Our medical malpractice system, like much of the post-modern American health care system itself, is a house of broken mirrors for our own worst neuroses as a society; and a big part of these neuroses includes our pathologizing of childbirth, along with our pathologizing of shyness, baldness, the normal effects of aging, dry eyes, twitchy legs, and whatever other little misery we can figure out how to medicate next.



As Americans, we seem hellbent on controlling the uncontrollable; this is why we create so many breathtaking medical technologies and give the world almost all of its breakthroughs in the treatment of cancer, heart disease and other real diseases. 



In my earlier work about the economic and political conflicts that define the delivery of health care in the US, I kept noticing that the greatest variations in care - and deepest cultural angst and antagonisms - seemed always to be associated with women’s health: our grossly disproportionate misdiagnosis and undertreatment of heart disease in women; our obsession with breast cancer when lung cancer is far deadlier and far more preventable; the almost criminal variations in hysterectomy rates around the country; the uninformed, blanket imposition of one group’s religious values on all women’s reproductive decisions.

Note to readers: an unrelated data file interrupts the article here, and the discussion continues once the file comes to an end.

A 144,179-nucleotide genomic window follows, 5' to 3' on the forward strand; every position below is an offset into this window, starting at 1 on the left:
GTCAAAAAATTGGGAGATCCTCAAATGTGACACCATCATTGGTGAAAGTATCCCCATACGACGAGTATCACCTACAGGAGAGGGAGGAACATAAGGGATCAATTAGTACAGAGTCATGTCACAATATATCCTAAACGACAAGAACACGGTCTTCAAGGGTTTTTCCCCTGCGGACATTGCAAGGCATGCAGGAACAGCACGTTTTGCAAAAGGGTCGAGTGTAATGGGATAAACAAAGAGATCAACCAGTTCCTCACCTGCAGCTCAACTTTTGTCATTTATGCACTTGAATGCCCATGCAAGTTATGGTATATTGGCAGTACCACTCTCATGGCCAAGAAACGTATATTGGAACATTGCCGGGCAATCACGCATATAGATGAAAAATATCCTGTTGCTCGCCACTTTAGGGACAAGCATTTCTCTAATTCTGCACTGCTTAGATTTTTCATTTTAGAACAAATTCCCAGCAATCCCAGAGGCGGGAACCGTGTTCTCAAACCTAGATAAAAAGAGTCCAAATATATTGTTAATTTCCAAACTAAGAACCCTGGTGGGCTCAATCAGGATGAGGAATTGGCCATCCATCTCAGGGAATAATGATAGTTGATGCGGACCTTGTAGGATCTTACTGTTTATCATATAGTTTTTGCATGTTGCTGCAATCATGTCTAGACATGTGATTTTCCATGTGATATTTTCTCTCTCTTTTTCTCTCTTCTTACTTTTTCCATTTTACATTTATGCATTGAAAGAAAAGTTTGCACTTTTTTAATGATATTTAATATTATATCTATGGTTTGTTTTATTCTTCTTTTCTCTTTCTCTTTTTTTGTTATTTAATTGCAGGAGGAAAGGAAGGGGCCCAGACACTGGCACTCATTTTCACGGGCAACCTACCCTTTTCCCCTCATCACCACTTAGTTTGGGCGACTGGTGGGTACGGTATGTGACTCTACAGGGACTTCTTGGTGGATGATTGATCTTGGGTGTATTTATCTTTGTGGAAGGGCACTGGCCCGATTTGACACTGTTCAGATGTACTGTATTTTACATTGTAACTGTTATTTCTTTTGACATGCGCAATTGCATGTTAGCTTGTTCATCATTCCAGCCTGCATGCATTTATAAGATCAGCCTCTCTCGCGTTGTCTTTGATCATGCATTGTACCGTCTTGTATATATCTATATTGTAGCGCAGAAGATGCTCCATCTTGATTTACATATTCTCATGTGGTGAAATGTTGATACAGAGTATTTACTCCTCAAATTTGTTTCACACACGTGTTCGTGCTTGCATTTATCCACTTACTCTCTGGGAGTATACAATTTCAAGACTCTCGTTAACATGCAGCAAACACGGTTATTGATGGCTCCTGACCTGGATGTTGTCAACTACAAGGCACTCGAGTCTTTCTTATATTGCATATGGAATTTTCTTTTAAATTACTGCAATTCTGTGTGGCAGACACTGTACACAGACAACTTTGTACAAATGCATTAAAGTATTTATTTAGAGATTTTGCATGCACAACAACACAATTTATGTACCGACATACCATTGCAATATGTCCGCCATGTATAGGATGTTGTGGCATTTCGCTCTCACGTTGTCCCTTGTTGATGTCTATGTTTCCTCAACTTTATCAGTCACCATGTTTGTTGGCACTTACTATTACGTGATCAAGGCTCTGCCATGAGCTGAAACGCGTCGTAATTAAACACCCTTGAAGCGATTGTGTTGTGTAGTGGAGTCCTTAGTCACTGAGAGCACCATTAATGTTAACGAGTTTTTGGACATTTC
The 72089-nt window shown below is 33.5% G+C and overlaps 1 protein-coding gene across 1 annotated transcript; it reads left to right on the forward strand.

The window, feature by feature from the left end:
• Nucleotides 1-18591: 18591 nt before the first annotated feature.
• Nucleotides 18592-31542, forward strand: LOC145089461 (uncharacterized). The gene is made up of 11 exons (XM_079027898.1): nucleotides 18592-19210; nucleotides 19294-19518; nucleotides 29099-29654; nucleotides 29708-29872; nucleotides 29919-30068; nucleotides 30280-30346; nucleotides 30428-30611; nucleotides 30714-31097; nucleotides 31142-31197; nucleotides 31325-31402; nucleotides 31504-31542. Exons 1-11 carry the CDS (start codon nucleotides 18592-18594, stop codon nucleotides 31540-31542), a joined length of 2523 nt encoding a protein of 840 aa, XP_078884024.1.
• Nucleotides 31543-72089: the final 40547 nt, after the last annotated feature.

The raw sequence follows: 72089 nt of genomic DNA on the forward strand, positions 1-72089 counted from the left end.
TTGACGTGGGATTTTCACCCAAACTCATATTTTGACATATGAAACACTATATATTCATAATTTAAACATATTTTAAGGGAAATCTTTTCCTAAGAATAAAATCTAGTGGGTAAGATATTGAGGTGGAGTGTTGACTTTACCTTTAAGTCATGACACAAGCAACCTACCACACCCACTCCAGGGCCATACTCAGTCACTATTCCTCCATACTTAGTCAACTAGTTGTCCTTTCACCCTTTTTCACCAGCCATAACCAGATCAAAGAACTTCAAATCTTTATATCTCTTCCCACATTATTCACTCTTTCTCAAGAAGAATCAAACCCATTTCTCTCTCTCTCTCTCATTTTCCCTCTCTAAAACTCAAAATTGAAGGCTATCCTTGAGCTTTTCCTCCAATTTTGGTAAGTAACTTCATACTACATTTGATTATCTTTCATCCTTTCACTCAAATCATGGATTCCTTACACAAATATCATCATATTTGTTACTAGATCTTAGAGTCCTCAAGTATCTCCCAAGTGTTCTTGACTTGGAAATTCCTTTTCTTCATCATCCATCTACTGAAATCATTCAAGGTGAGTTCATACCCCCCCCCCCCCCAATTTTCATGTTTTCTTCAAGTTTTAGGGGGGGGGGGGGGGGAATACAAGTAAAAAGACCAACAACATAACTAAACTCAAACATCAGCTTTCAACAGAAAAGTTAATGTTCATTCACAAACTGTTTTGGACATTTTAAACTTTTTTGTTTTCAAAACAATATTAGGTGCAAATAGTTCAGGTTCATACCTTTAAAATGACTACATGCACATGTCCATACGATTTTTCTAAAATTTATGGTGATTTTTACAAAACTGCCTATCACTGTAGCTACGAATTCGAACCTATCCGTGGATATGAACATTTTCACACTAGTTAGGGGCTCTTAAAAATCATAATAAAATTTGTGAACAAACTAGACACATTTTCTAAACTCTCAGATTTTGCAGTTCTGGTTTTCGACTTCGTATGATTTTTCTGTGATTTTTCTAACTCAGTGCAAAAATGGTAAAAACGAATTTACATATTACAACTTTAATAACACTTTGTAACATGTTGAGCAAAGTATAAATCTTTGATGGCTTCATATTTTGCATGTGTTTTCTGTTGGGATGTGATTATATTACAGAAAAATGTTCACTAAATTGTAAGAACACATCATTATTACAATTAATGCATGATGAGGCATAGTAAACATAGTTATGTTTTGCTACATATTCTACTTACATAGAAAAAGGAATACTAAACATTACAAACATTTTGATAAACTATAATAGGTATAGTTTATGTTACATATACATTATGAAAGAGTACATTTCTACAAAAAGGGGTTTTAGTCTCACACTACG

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Reader Comments (4)

Thanks for the post - fabulous full article and comments following...good discussion. It's a little on the long side, but I suggest everyone try to read it. His book is now on my *to read* list.

Thanks Jill!

February 2, 2011 | Unregistered CommenterAnne